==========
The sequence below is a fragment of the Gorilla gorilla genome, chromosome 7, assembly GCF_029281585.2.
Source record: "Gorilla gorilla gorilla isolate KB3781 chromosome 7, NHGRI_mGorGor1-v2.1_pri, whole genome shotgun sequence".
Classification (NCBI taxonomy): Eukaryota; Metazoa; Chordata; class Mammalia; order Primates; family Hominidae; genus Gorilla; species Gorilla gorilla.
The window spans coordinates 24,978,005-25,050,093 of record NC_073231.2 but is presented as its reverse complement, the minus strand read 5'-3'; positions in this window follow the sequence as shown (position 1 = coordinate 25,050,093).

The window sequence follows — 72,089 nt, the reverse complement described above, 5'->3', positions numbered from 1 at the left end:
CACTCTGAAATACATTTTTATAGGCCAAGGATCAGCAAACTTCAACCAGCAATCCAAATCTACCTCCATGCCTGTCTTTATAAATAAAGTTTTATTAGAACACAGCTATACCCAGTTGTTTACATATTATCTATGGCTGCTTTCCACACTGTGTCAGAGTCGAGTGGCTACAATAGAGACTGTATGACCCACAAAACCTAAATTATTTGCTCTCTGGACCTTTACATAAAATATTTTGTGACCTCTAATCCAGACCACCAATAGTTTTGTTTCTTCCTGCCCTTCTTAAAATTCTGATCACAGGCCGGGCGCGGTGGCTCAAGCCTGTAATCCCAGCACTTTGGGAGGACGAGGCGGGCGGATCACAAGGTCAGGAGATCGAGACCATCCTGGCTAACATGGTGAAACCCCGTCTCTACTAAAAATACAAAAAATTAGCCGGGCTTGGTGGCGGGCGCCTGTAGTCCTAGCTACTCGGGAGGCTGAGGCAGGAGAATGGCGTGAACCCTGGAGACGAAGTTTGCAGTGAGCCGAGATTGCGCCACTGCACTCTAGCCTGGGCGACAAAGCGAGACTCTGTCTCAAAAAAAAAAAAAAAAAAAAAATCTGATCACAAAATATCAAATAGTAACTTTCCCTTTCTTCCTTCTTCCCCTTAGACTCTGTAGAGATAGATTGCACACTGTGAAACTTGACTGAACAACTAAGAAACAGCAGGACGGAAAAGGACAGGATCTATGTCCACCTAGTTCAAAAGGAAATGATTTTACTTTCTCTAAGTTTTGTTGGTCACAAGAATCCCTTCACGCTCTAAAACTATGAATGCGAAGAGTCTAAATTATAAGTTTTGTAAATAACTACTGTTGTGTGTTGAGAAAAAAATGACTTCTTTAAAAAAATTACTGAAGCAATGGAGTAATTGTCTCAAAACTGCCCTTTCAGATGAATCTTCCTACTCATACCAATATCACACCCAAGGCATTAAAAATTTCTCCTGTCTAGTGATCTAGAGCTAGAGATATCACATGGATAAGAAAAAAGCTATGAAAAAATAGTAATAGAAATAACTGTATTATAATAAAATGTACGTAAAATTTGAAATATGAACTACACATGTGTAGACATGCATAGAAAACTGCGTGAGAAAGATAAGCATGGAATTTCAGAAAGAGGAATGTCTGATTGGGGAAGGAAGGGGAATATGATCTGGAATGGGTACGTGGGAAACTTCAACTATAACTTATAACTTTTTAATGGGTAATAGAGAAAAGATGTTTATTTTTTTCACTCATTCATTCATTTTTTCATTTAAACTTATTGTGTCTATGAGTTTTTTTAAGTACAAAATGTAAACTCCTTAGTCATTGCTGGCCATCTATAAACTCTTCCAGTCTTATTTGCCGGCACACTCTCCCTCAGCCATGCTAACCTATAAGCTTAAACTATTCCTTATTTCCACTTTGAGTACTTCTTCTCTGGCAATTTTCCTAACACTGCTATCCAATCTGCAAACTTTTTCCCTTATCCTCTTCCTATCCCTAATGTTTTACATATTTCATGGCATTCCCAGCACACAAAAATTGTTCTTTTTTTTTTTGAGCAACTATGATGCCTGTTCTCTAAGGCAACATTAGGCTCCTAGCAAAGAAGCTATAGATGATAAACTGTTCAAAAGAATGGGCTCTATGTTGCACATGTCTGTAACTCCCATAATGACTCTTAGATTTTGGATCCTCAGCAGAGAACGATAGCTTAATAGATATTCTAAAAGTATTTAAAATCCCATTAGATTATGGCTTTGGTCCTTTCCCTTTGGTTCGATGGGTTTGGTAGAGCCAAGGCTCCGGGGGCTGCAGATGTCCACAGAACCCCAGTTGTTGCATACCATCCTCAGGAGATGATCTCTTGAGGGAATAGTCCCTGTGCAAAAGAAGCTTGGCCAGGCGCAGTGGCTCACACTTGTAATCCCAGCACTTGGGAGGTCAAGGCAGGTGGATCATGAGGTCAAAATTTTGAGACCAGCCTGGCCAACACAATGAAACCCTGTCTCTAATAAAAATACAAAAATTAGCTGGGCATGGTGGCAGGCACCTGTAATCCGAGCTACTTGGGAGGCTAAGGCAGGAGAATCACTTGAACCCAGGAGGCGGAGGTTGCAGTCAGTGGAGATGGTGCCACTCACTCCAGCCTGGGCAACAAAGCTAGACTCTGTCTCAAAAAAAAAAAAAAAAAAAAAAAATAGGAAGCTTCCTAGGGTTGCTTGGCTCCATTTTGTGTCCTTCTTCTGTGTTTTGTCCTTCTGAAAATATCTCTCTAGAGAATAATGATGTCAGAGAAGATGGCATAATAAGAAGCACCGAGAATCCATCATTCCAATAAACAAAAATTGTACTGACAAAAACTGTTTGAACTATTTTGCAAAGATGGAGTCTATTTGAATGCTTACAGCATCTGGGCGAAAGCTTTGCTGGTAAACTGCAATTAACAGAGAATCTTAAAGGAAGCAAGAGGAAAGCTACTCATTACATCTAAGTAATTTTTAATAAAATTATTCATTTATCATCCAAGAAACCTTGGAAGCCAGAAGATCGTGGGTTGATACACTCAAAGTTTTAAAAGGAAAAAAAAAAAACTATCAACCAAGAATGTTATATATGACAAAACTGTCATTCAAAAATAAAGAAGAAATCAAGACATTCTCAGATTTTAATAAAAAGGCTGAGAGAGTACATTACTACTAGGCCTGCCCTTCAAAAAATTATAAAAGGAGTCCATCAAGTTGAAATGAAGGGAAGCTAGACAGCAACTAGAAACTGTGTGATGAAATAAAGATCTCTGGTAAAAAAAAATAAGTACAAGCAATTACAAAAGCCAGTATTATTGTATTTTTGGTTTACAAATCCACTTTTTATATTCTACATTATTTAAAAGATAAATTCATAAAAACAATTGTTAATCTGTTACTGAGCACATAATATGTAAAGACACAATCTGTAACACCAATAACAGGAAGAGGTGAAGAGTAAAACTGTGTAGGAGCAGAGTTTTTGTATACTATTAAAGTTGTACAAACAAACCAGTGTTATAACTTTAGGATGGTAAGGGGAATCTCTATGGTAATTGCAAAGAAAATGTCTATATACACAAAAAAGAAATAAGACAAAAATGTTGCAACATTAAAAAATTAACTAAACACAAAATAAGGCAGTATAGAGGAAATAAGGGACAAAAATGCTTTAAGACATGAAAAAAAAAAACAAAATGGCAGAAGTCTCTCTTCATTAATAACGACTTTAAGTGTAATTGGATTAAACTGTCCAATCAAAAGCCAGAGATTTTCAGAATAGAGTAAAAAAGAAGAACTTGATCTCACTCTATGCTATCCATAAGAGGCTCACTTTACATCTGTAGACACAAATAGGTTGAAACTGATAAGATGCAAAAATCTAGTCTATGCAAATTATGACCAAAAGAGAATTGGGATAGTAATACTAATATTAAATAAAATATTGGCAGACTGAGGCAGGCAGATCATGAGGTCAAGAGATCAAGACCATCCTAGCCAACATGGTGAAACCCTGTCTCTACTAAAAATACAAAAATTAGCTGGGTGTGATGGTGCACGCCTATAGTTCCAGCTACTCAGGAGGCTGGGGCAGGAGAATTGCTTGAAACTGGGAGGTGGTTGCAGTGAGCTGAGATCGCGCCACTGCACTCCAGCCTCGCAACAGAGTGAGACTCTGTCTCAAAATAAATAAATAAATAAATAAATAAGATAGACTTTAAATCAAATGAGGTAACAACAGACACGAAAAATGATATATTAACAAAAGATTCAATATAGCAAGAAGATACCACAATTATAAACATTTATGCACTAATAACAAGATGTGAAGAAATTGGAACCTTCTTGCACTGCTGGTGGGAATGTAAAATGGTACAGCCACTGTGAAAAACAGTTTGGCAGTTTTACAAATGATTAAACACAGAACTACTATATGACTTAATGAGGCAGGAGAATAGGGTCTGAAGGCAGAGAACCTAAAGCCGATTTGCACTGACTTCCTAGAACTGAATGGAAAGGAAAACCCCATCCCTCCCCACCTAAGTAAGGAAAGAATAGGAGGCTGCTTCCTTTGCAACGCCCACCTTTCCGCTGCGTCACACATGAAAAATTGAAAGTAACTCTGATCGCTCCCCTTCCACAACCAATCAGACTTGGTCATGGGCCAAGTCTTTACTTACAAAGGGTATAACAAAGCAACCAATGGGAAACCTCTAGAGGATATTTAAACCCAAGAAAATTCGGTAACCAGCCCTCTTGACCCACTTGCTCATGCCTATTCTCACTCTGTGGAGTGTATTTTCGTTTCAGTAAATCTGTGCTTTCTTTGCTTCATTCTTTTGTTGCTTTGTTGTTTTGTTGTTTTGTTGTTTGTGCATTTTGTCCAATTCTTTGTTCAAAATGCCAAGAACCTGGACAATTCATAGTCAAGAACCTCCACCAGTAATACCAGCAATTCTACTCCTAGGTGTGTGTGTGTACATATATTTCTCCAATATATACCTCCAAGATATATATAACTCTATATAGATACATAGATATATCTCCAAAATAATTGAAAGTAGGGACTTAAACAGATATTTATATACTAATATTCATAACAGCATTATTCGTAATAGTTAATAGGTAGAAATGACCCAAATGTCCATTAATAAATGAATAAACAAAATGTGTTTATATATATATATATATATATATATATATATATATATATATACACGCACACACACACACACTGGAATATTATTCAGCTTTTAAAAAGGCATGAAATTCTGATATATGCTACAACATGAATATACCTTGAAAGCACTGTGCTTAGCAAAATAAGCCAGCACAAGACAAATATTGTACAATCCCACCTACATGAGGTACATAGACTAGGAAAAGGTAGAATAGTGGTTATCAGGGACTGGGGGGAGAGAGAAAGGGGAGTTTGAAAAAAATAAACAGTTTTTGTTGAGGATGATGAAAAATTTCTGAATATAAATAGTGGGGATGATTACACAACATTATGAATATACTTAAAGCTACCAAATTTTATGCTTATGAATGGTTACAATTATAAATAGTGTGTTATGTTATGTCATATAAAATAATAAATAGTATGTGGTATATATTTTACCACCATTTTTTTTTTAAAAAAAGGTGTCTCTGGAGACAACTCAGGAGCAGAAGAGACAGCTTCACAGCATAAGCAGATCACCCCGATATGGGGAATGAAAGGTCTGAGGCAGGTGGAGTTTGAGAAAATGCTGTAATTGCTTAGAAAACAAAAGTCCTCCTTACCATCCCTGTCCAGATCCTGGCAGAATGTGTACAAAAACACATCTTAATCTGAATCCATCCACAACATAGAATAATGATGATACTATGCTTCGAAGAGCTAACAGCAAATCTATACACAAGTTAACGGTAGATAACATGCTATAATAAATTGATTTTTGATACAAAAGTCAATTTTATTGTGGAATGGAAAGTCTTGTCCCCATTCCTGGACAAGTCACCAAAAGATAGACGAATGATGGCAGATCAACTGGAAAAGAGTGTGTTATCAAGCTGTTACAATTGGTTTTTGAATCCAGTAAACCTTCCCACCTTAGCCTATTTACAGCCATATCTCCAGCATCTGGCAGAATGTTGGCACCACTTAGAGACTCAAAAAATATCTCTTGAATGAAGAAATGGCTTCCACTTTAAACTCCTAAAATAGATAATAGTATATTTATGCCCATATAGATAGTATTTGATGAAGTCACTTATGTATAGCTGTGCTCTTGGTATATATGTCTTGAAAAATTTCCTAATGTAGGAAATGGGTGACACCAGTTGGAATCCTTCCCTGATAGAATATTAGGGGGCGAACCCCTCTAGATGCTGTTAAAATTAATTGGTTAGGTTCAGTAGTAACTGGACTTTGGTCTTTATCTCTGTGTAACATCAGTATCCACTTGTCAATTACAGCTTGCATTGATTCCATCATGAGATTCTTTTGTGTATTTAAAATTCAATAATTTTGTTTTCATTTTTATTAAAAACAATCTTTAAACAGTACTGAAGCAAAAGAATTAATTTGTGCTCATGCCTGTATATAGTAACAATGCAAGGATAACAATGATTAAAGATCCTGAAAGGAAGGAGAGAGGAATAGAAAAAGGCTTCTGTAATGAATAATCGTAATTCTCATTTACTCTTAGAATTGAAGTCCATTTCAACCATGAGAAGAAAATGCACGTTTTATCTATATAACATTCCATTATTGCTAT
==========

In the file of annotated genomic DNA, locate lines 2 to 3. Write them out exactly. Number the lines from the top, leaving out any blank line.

Source record: "Gorilla gorilla gorilla isolate KB3781 chromosome 7, NHGRI_mGorGor1-v2.1_pri, whole genome shotgun sequence".
Classification (NCBI taxonomy): Eukaryota; Metazoa; Chordata; class Mammalia; order Primates; family Hominidae; genus Gorilla; species Gorilla gorilla.